In early spring, once he's identified which two parent plants are carrying the different genetic traits he would like to cross, Loy chooses a "ready" female flower—easily identified by the immature fruit beneath the blossom—that he will hand pollinate with a corresponding male flower. The day before the female is set to open (the giveaway is a certain coloring to the petals, he says, and the slightest parting of the furled bud), he will clip together the tips of the petals with a pliable metal tab roughly the size of a pencil eraser. The following morning, he will remove the tab and pick his male flower, stripping away the petals to expose the pollen-laden stamen, and brush its pollen grains against the female's stigmatic surface. It's the birds and the bees in the most literal sense, minus the bees. (In the field, where bees are an issue, Loy prevents natural pollination with white mesh bags.) If the fertilization is successful, the female ovary will soon tell the story, swelling to form the growing pumpkin or squash or cantaloupe.
From the first of June on, most of the action moves to Kingman Farm. After extracting seeds from the most promising F1 fruits bred in the greenhouse, Loy and his students transfer the seedlings outdoors for his hybrid trials. Following a precise planting plan, they mark 5 acres of different hybrids—pumpkins and squashes, gourds and cantaloupes—with different colored flags. Loy puts in upwards of 12 hours a day in the summer heat, weeding and watering, monitoring the soil, spraying for beetles and mites, and warding off crows. By August, his acres are a sea of dark green leaves, yellow flowers and early fruit.
To the untrained eye, Loy's crops look flawless—endless rows of robust pumpkins and melons the likes of which the average backyard gardener only dreams of growing. But every summer Loy discards fully half of his trial yields, eliminating fruit for such negligible flaws as a protruding stigma or a displeasingly large blossom scar. The half that make the cut will be taken to the lab to be weighed and analyzed for nutritional content, percentage of fruit (the pulp, minus the water) and sugar. Seeds from the most promising fruits may be put aside to be used for another round of breeding. It can take more than four or five breeding trials—and as many years—to come up with the perfect matrix of traits.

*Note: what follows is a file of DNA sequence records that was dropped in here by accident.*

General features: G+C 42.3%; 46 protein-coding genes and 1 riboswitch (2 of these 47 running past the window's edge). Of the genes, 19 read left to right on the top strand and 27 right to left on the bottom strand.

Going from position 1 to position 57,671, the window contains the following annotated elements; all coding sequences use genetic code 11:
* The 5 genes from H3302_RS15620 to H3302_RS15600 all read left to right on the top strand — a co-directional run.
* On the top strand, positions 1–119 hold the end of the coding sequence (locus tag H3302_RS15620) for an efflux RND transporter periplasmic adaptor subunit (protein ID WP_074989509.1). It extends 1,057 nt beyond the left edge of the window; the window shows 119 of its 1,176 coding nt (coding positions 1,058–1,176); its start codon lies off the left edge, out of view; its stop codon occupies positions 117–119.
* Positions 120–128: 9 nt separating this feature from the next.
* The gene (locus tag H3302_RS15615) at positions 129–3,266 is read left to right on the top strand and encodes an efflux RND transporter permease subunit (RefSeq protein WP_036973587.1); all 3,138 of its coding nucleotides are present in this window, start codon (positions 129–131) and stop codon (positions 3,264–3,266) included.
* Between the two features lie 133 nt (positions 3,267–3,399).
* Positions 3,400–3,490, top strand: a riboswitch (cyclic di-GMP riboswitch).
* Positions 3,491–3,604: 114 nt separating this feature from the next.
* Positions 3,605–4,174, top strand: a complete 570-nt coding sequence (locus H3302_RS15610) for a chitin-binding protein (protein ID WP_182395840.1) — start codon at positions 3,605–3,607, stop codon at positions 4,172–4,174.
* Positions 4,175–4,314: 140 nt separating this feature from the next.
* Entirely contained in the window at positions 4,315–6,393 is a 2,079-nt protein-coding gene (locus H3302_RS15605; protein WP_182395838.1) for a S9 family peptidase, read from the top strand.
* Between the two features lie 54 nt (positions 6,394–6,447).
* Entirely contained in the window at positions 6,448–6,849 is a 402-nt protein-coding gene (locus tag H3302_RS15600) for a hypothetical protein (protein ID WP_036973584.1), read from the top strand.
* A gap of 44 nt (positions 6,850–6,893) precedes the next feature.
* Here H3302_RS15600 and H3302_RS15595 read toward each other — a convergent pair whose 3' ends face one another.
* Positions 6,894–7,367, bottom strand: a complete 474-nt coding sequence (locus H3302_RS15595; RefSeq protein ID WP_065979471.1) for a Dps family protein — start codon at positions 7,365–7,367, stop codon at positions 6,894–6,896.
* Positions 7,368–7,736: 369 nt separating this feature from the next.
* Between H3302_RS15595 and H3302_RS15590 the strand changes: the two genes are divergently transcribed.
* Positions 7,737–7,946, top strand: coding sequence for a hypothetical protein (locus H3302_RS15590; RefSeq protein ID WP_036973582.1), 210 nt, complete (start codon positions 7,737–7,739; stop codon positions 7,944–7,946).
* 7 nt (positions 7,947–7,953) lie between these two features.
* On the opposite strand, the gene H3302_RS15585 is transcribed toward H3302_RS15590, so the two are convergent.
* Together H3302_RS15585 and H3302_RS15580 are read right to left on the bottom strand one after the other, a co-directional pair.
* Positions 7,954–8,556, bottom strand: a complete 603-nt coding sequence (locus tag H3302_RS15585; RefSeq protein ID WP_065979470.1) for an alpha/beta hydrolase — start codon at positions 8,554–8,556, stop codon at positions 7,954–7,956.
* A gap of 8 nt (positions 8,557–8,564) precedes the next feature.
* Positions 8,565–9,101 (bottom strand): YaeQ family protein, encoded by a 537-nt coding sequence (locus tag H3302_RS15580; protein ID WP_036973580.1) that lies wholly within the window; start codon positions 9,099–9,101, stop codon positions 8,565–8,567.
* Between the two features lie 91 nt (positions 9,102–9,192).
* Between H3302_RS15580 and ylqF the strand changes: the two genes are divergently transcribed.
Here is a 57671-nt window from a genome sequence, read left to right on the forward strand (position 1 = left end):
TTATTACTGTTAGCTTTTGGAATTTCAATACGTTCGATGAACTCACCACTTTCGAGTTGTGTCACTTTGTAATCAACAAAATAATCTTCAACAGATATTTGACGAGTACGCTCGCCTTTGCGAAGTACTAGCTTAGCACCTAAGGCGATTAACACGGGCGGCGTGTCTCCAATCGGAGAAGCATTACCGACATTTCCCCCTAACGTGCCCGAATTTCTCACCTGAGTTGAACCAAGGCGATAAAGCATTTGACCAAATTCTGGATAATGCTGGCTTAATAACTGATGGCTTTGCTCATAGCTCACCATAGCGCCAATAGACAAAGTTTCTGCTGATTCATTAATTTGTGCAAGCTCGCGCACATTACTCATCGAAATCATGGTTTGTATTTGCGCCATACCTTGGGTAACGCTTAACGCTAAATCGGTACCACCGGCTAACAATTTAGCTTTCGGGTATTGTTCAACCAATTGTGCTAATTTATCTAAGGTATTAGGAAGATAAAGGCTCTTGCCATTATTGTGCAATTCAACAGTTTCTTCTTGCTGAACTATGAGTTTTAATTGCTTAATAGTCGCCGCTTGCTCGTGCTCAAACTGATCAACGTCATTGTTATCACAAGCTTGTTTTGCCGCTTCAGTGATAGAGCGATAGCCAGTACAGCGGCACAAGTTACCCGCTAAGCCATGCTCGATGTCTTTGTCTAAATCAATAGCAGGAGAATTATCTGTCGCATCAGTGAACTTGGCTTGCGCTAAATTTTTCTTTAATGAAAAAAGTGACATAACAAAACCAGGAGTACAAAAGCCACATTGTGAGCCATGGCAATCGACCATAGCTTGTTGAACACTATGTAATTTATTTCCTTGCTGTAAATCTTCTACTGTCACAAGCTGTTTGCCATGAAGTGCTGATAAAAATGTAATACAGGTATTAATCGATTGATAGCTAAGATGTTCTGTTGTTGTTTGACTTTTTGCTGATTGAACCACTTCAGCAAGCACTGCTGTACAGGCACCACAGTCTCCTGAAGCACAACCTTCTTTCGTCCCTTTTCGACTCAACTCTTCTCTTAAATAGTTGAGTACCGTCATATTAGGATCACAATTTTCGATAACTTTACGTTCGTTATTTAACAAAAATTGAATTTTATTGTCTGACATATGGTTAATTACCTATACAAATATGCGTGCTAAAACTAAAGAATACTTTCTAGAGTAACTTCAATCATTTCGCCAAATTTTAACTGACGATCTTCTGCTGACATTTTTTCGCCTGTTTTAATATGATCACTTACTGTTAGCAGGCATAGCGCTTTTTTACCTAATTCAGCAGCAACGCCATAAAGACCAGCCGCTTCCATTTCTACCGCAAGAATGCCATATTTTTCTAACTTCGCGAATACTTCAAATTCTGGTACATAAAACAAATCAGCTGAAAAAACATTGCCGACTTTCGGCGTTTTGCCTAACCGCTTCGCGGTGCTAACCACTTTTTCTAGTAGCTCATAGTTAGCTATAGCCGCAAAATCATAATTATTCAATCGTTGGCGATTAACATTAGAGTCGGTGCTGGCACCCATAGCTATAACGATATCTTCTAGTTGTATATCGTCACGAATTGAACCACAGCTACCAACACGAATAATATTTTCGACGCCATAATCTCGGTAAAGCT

Loy is pleased with his efforts to create a number of cantaloupe hybrids that have high sugar content, delayed ripening and a long shelf life. He's also created several varieties that are fast-ripening (32 days from fruit set, compared to an industry average of 45) and high in sugar (16.5 percent soluble solids versus an industry average of 11). The key to his perfect melon will be to combine just the right delayed-ripening, long-shelf-life line with the right fast-ripening, high-sugar line. He's close, he thinks, but he hasn't quite gotten it yet.
"Melons are a huge challenge, because there are literally dozens of different traits that you're selecting for," Loy says. The challenge is one reason melons are his favorite crop to grow, and his eyes fairly dance at the thought of creating the ultimate cantaloupe. "But, boy, do I really feel like I'm onto something right now."
The prospects for his cantaloupe notwithstanding, Loy is well aware that perfection and success in the market do not always go hand in hand. In the late 1990s, after two decades of pumpkin breeding work, he embarked on an effort to produce a pumpkin with commercial-quality hull-less seeds. Patiently crossing line upon line of pumpkins with large seeds, high seed yield and disease resistance, Loy envisioned a snack seed that would emerge from the pumpkin virtually ready to eat, loaded with protein and potassium and more flavorful than the ever-popular sunflower seed. The Snackjack hybridization was successful, and the seeds received rave reviews in taste tests, but to Loy's dismay, he soon discovered the U.S. market for his new creation was all but nil.